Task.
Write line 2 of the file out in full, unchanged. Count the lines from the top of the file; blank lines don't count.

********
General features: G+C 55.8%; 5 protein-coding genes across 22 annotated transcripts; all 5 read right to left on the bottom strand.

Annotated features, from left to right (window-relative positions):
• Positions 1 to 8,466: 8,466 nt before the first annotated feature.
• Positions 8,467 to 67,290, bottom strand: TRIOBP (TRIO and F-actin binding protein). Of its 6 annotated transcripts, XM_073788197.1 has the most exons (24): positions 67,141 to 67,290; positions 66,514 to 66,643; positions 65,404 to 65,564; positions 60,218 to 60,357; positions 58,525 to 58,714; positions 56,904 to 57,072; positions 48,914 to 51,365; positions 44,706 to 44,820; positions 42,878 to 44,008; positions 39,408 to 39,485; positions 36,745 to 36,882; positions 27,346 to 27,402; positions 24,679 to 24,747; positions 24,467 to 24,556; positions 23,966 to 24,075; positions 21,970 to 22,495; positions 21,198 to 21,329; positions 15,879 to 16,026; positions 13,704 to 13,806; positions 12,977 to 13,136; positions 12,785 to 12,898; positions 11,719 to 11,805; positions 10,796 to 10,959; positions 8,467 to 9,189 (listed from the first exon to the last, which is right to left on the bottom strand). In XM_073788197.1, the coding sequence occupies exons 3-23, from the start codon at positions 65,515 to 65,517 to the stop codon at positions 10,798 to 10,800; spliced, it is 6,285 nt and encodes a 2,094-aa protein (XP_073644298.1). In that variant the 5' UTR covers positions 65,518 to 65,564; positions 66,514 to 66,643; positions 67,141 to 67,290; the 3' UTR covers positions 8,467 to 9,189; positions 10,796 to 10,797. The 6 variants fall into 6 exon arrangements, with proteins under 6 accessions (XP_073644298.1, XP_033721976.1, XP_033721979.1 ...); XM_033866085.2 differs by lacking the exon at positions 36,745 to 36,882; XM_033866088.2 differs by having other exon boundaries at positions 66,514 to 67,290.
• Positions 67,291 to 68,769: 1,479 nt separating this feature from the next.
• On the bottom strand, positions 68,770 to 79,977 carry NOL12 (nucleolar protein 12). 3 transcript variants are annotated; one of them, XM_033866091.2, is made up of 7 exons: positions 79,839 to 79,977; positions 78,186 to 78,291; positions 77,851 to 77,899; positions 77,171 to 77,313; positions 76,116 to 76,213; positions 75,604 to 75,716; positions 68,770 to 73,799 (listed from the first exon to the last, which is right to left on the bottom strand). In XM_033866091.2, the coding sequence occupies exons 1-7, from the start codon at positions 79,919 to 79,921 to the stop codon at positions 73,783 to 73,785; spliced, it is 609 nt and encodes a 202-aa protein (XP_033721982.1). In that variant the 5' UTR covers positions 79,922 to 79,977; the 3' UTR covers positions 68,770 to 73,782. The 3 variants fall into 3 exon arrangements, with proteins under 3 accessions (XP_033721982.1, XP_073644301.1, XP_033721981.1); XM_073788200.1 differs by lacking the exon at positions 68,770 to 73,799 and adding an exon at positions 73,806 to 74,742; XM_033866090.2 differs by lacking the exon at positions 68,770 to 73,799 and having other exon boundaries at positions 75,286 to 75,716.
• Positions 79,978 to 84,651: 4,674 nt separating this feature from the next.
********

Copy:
Annotated features, from left to right (window-relative positions):